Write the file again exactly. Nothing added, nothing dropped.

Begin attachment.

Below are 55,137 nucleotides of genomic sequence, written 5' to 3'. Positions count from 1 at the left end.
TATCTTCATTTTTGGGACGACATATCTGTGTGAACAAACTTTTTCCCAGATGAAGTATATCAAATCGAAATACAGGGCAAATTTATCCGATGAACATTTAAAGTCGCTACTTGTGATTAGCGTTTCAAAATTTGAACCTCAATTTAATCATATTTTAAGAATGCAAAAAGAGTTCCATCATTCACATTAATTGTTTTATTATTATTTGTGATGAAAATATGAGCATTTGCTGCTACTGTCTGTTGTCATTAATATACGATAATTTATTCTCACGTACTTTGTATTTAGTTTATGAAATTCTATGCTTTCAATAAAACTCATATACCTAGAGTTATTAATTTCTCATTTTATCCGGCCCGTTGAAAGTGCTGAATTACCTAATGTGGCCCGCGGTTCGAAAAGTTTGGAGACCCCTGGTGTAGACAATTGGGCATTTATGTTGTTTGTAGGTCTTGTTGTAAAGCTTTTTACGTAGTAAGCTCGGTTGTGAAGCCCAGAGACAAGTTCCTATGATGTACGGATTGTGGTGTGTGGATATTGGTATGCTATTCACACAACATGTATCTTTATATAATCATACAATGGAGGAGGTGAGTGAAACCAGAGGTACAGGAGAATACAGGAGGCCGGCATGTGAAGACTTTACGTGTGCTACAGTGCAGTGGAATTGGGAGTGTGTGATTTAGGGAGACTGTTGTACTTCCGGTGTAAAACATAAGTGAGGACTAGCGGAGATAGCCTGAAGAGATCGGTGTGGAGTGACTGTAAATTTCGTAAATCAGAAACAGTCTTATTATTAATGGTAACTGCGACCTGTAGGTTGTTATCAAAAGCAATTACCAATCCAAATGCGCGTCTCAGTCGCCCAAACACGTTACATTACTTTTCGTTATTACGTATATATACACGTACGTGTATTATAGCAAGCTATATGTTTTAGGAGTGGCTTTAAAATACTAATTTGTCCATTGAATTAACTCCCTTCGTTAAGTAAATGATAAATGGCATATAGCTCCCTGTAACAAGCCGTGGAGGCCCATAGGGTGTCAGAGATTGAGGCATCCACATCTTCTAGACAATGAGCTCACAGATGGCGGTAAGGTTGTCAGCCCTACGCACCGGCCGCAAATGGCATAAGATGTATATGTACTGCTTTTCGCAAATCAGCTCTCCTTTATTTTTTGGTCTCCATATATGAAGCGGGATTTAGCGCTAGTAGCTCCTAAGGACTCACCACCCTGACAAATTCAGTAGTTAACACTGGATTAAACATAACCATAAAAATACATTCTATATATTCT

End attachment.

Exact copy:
Below are 55,137 nucleotides of genomic sequence, written 5' to 3'. Positions count from 1 at the left end.
TATCTTCATTTTTGGGACGACATATCTGTGTGAACAAACTTTTTCCCAGATGAAGTATATCAAATCGAAATACAGGGCAAATTTATCCGATGAACATTTAAAGTCGCTACTTGTGATTAGCGTTTCAAAATTTGAACCTCAATTTAATCATATTTTAAGAATGCAAAAAGAGTTCCATCATTCACATTAATTGTTTTATTATTATTTGTGATGAAAATATGAGCATTTGCTGCTACTGTCTGTTGTCATTAATATACGATAATTTATTCTCACGTACTTTGTATTTAGTTTATGAAATTCTATGCTTTCAATAAAACTCATATACCTAGAGTTATTAATTTCTCATTTTATCCGGCCCGTTGAAAGTGCTGAATTACCTAATGTGGCCCGCGGTTCGAAAAGTTTGGAGACCCCTGGTGTAGACAATTGGGCATTTATGTTGTTTGTAGGTCTTGTTGTAAAGCTTTTTACGTAGTAAGCTCGGTTGTGAAGCCCAGAGACAAGTTCCTATGATGTACGGATTGTGGTGTGTGGATATTGGTATGCTATTCACACAACATGTATCTTTATATAATCATACAATGGAGGAGGTGAGTGAAACCAGAGGTACAGGAGAATACAGGAGGCCGGCATGTGAAGACTTTACGTGTGCTACAGTGCAGTGGAATTGGGAGTGTGTGATTTAGGGAGACTGTTGTACTTCCGGTGTAAAACATAAGTGAGGACTAGCGGAGATAGCCTGAAGAGATCGGTGTGGAGTGACTGTAAATTTCGTAAATCAGAAACAGTCTTATTATTAATGGTAACTGCGACCTGTAGGTTGTTATCAAAAGCAATTACCAATCCAAATGCGCGTCTCAGTCGCCCAAACACGTTACATTACTTTTCGTTATTACGTATATATACACGTACGTGTATTATAGCAAGCTATATGTTTTAGGAGTGGCTTTAAAATACTAATTTGTCCATTGAATTAACTCCCTTCGTTAAGTAAATGATAAATGGCATATAGCTCCCTGTAACAAGCCGTGGAGGCCCATAGGGTGTCAGAGATTGAGGCATCCACATCTTCTAGACAATGAGCTCACAGATGGCGGTAAGGTTGTCAGCCCTACGCACCGGCCGCAAATGGCATAAGATGTATATGTACTGCTTTTCGCAAATCAGCTCTCCTTTATTTTTTGGTCTCCATATATGAAGCGGGATTTAGCGCTAGTAGCTCCTAAGGACTCACCACCCTGACAAATTCAGTAGTTAACACTGGATTAAACATAACCATAAAAATACATTCTATATATTCT